A group of Afghan refugees, residing in the Al-Asif Square neighborhood, carry Proof of Registration cards on camera during an interview with Arab News in Karachi on September 20, 2023. (AN Photo)

Hailing from Kunduz in Afghanistan, most of Saif’s family members, including her brother Ihsan Khan, were born in Pakistan. Khan is also among the Afghan refugees who were arrested in the crackdown.

“He [Khan] was arrested just a day earlier as well, and they took his Rs1,000 ($3.39) wage and destroyed the photocopy of his card,” Saif lamented, as her mother chimed in, saying that the arrests had devastated the family.

“Who will take care of the household needs? Who will arrange the food, as my son is in jail,” she asked.

In the wake of these arrests, the family prohibited Salahuddin, Saif-ud-Din’s younger brother, from venturing outside. Salahuddin has been confined to his home for the past nine years.

“When I went to the market today to buy fruit, a policeman took Rs7,000 [$23.75] from me,” Salahuddin, 20, told Arab News. “He threatened me, saying that if I didn’t give him the money, he would take me to Gulshan-e-Maymar’s jungle and kill me in an encounter.”

Naqeebullah Khan, another refugee, said Afghans felt compelled to either stay indoors or, if they must go out, take their young children along as a form of protection against police.

“When we go out, we have to make our little child sit on the motorcycle, as if he is our passport and ID card,” he said. “We do have the cards, but they don’t work in front of the police. We go out on roads like thieves.”

This dire situation, as described by Abdullah, has restrained Afghans to their homes, with people unable to conduct business or earn daily wages to support their families.

“For the last 12 days, Afghan homes have turned into prisons,” Abdullah said.


Rohit says India-Pakistan Test cricket would be ‘awesome’

Rohit says India-Pakistan Test cricket would be ‘awesome’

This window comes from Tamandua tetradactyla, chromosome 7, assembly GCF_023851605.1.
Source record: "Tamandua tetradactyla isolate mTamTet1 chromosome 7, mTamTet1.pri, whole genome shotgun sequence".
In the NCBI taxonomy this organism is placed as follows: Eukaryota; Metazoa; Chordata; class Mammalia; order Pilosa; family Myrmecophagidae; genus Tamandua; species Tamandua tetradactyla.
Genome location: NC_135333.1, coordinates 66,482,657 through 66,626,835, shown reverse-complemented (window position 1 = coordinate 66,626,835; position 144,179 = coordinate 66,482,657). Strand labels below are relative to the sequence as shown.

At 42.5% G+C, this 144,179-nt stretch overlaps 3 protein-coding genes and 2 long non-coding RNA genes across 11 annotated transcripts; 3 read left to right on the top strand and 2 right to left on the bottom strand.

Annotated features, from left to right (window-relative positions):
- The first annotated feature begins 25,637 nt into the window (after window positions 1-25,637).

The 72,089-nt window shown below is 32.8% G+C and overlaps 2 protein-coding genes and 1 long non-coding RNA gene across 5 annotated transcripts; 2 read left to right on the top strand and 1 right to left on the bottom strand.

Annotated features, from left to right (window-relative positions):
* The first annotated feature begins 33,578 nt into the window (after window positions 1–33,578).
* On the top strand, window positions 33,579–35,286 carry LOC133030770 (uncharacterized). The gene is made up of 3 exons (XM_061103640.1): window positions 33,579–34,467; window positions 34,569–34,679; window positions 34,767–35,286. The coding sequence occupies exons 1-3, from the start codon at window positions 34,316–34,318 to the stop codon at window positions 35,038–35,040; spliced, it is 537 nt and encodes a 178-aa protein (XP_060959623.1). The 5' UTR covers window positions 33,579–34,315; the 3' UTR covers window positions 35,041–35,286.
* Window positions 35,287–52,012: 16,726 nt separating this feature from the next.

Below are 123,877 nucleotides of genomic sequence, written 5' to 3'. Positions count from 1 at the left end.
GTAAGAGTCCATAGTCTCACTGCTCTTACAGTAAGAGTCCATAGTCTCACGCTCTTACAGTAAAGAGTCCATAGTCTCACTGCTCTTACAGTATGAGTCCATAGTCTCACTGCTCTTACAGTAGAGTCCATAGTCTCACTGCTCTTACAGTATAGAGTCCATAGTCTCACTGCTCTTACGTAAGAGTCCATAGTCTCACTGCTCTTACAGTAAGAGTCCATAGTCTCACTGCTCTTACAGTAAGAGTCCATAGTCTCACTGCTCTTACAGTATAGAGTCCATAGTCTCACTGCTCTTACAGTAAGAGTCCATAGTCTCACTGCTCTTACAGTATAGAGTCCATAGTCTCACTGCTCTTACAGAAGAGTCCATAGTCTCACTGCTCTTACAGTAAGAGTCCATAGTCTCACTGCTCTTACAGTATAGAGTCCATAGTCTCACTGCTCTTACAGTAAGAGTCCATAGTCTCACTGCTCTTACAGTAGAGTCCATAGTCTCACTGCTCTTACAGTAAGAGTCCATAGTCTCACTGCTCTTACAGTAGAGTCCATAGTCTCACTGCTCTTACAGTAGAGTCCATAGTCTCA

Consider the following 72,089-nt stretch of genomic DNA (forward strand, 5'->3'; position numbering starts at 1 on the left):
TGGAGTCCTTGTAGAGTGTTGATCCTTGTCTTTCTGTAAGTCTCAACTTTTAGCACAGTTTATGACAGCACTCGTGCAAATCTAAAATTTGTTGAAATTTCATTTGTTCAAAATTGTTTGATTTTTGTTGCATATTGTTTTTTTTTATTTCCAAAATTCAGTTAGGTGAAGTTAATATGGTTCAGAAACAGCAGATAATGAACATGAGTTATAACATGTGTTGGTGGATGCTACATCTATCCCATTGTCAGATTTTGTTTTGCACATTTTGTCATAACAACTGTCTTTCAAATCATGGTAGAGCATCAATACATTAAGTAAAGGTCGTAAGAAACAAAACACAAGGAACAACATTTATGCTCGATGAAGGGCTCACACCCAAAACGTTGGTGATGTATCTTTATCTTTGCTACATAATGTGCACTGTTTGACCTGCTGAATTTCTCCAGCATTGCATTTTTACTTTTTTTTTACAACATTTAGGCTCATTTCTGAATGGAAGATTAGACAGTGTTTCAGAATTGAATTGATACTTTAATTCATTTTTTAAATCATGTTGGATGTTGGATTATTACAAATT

Updated 14 sec ago
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Rohit says India-Pakistan Test cricket would be ‘awesome’

Rohit says India-Pakistan Test cricket would be ‘awesome’
  • South Asian neighbors are bitter political adversaries, have not faced off in Test since 2007
  • They play only occasionally in shorter versions of game usually on neutral territory 

NEW DELHI: India captain Rohit Sharma has thrown his support behind any resumption of Test cricket against arch-rivals Pakistan, saying it would be “awesome.”
The South Asian neighbors are bitter political adversaries and have fought three wars against each other since they were partitioned at the end of British colonial rule in 1947.
Their cricket teams have not faced off in a Test since 2007. Instead they play only occasionally in the shorter versions of the game and usually on neutral territory in international tournaments.
Rohit appeared Thursday on a YouTube chat show hosted by former captains Adam Gilchrist of Australia and Michael Vaughan of England.
Asked by Vaughan if playing Pakistan in a Test series would be beneficial for the five-day game, Rohit said: “I totally believe that.”
“They are a good team, superb bowling line-up, good contest. Especially if you play in overseas conditions, that will be awesome,” added the 36-year-old.
“I would love to. It would be a great contest between two sides... so why not?“
Australia has said it would be prepared to host a series between the rivals.
India and Pakistan have not faced each other on either side’s soil in a bilateral series since 2012.
India last year refused to travel to Pakistan for the white-ball Asia Cup, prompting part of the tournament to be staged in Sri Lanka.
They last met at the 50-over World Cup in India in October.


Pakistan aims to agree outline of new IMF loan in May — finance minister

Pakistan aims to agree outline of new IMF loan in May — finance minister
Updated 7 min 35 sec ago